clock menu more-arrow no yes mobile

Filed under:

An article defending Michael Young's defense

T.R. Sullivan has an article up, defending Michael Young against criticisms of his defense, that includes some quotes from management-types, and from Young himself, making it clear he doesn't want to change positions:

A quicker first step will help with Young's range. That's been the one part of his defense that has come under the most scrutiny, and he is not oblivious to the debate.

"I think it's funny because everybody wants Ozzie Smith range," Young said. "I want people to show me a guy that has turbo range like that. I'm happy with that part of my game. I don't have anything to prove to anybody except me and my teammates. I get to balls. I think it's funny people tend to nitpick over small things."

* * *

Young also knows there is debate about his future at shortstop. There has been speculation that he may have to switch positions at some point, especially when Double-A Frisco shortstop Elvus Andrus is ready. But Young is quite clear with his feelings about a possible position switch.

"Not anytime soon I'm not," Young said, who admits to strong feelings and stubbornness about the subject. "Because I've had to defend my defense so much, I feel I've had to develop a certain amount of stubbornness. But I don't see that change taking place anytime soon."

Washington said switching Young to another position has not been discussed. Washington said he sees Andrus at Triple-A Oklahoma next year.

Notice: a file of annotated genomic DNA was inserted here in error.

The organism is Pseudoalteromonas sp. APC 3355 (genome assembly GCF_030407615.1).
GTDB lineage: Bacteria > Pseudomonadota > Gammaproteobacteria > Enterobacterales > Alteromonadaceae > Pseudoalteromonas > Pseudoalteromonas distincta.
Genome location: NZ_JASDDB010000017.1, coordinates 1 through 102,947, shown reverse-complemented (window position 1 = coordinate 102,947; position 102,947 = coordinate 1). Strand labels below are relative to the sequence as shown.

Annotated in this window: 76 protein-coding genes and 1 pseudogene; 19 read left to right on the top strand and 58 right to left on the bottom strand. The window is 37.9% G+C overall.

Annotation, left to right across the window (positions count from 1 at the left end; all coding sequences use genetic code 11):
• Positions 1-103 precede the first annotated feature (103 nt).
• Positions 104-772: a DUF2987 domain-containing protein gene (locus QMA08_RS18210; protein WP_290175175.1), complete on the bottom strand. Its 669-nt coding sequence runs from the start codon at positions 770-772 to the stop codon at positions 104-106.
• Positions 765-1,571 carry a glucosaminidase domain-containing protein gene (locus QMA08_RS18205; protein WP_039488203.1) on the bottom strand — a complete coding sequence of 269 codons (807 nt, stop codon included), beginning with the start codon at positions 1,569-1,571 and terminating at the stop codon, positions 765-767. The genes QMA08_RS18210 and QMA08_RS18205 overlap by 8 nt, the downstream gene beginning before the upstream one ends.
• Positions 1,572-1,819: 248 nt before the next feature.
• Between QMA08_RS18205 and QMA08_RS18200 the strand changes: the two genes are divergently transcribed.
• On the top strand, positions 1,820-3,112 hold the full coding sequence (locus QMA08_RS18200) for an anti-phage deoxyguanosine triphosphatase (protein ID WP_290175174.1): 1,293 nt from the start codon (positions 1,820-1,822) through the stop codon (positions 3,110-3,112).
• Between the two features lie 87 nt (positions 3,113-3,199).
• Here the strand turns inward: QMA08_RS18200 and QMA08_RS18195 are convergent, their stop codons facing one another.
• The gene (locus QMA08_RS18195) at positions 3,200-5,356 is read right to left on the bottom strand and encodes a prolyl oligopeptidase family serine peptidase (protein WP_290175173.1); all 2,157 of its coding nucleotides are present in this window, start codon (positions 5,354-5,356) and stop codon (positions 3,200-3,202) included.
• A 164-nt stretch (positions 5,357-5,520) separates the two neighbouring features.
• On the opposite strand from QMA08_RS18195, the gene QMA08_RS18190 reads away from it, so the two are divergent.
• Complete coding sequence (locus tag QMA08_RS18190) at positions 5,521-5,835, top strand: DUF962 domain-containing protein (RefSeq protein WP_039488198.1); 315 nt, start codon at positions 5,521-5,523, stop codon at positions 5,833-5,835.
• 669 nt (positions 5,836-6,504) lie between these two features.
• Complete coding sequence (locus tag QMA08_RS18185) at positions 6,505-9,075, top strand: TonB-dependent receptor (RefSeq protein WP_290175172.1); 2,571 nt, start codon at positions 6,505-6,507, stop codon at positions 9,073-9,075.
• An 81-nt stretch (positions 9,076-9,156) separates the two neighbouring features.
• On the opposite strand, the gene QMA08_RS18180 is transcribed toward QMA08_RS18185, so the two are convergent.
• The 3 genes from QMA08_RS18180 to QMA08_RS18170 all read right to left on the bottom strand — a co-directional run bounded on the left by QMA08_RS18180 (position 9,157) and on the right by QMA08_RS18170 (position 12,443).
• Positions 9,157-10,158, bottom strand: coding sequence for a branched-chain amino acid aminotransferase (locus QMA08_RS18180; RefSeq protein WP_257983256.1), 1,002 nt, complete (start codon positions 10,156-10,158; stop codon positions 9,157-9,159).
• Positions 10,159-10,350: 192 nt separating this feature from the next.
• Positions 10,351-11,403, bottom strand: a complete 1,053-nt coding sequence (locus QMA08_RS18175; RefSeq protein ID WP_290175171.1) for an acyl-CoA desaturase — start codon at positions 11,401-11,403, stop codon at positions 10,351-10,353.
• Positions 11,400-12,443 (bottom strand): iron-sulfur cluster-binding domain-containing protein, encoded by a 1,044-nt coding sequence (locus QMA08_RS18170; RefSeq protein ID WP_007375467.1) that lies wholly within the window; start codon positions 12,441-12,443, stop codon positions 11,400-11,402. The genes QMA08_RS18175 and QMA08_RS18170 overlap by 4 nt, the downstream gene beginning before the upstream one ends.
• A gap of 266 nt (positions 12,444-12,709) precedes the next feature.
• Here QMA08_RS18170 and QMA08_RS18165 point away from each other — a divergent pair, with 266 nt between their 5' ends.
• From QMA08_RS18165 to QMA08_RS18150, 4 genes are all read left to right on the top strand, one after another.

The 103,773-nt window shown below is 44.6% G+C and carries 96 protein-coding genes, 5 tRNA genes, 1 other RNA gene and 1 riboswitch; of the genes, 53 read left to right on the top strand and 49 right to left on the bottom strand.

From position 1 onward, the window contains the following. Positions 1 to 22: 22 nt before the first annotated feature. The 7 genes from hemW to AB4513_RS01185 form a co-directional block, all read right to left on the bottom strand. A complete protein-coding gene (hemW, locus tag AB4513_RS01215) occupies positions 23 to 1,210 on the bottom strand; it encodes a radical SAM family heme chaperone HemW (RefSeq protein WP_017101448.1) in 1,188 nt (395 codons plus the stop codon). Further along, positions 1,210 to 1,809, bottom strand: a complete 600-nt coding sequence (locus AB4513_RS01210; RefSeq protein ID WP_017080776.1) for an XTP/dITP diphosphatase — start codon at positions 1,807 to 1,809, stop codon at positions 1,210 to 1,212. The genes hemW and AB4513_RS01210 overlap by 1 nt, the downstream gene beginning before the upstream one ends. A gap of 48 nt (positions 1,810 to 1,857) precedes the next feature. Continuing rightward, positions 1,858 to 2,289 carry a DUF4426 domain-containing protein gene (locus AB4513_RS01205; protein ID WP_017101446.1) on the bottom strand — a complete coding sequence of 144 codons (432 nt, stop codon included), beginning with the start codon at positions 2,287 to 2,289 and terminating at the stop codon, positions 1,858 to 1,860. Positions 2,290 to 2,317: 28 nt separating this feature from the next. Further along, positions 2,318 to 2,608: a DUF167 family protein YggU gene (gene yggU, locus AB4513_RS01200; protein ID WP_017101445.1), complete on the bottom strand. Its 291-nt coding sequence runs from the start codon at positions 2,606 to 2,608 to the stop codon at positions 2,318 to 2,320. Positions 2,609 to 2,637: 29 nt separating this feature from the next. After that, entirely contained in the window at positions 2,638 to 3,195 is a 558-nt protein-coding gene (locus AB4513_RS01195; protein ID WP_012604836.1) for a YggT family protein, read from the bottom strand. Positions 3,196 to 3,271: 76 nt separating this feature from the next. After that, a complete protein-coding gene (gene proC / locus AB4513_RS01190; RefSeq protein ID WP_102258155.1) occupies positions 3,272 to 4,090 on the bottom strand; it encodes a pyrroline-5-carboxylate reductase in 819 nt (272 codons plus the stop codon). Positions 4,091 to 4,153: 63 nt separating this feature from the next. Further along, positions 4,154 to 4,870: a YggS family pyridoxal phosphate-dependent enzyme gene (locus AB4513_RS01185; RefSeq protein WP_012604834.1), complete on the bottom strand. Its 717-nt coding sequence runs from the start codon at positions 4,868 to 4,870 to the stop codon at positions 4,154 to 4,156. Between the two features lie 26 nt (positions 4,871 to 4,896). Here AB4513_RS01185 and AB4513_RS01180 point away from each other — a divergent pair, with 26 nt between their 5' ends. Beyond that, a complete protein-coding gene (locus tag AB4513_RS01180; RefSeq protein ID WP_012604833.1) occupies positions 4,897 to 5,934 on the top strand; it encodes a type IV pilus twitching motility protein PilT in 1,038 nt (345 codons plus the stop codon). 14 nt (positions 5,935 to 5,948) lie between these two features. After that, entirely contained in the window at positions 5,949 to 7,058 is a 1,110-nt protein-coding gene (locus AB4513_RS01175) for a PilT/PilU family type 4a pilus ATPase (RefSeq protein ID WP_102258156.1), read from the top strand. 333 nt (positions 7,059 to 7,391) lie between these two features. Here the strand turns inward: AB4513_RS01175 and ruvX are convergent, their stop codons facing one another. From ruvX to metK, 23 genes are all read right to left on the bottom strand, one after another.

General manager Jon Daniels said: "Michael Young is our shortstop. His track record speaks for itself."

Washington said Young's range could improve with better positioning. Right now, Young plays what Washington calls a "straight-up shortstop." When he learns to shade hitters in the right situations, Washington said his range will get better.

There's also this interesting tidbit:

it must also be pointed out that the infield at Rangers Ballpark in Arlington, Texas, is possibly the fastest in the game.

The grass is kept extremely short, and the heat and wind bake the infield dirt into a rock-hard surface. Ground balls zip through that infield, which doesn't hurt an explosive offense, but doesn't help defensive players.

"It's very fast," Washington said.

One has to wonder why, if you have a pitch to contact, groundball staff, you wouldn't do everything in your power to make the infield as slow as possible, to reduce the hard grounders that make it through, since you (one would figure) will give up more of those balls than you would hit, given the makeup of your staff.